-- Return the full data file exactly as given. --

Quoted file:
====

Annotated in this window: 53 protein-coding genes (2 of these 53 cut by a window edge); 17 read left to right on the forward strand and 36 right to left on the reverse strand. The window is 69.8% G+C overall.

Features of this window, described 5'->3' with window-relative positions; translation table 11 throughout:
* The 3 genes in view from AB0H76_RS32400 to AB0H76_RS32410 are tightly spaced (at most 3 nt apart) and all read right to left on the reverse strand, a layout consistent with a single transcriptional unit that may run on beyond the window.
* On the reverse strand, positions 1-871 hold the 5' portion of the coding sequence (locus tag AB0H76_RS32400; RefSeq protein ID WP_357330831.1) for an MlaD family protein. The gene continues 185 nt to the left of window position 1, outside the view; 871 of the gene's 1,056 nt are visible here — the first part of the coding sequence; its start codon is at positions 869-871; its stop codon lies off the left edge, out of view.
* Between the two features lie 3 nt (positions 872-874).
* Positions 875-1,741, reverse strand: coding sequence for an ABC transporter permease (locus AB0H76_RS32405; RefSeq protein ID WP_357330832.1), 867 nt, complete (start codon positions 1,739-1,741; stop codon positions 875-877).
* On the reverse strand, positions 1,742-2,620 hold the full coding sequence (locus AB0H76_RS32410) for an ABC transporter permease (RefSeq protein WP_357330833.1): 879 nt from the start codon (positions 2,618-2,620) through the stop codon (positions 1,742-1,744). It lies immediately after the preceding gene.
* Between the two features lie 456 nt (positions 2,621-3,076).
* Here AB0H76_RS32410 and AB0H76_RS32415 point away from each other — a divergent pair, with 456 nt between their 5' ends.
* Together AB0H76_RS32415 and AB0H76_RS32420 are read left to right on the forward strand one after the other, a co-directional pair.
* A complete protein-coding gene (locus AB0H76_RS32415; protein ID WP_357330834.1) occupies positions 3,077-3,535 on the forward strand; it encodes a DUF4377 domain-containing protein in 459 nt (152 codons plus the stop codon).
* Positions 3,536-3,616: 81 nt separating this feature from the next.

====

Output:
Annotated in this window: 53 protein-coding genes (2 of these 53 cut by a window edge); 17 read left to right on the forward strand and 36 right to left on the reverse strand. The window is 69.8% G+C overall.

Features of this window, described 5'->3' with window-relative positions; translation table 11 throughout:
* The 3 genes in view from AB0H76_RS32400 to AB0H76_RS32410 are tightly spaced (at most 3 nt apart) and all read right to left on the reverse strand, a layout consistent with a single transcriptional unit that may run on beyond the window.
* On the reverse strand, positions 1-871 hold the 5' portion of the coding sequence (locus tag AB0H76_RS32400; RefSeq protein ID WP_357330831.1) for an MlaD family protein. The gene continues 185 nt to the left of window position 1, outside the view; 871 of the gene's 1,056 nt are visible here — the first part of the coding sequence; its start codon is at positions 869-871; its stop codon lies off the left edge, out of view.
* Between the two features lie 3 nt (positions 872-874).
* Positions 875-1,741, reverse strand: coding sequence for an ABC transporter permease (locus AB0H76_RS32405; RefSeq protein ID WP_357330832.1), 867 nt, complete (start codon positions 1,739-1,741; stop codon positions 875-877).
* On the reverse strand, positions 1,742-2,620 hold the full coding sequence (locus AB0H76_RS32410) for an ABC transporter permease (RefSeq protein WP_357330833.1): 879 nt from the start codon (positions 2,618-2,620) through the stop codon (positions 1,742-1,744). It lies immediately after the preceding gene.
* Between the two features lie 456 nt (positions 2,621-3,076).
* Here AB0H76_RS32410 and AB0H76_RS32415 point away from each other — a divergent pair, with 456 nt between their 5' ends.
* Together AB0H76_RS32415 and AB0H76_RS32420 are read left to right on the forward strand one after the other, a co-directional pair.
* A complete protein-coding gene (locus AB0H76_RS32415; protein ID WP_357330834.1) occupies positions 3,077-3,535 on the forward strand; it encodes a DUF4377 domain-containing protein in 459 nt (152 codons plus the stop codon).
* Positions 3,536-3,616: 81 nt separating this feature from the next.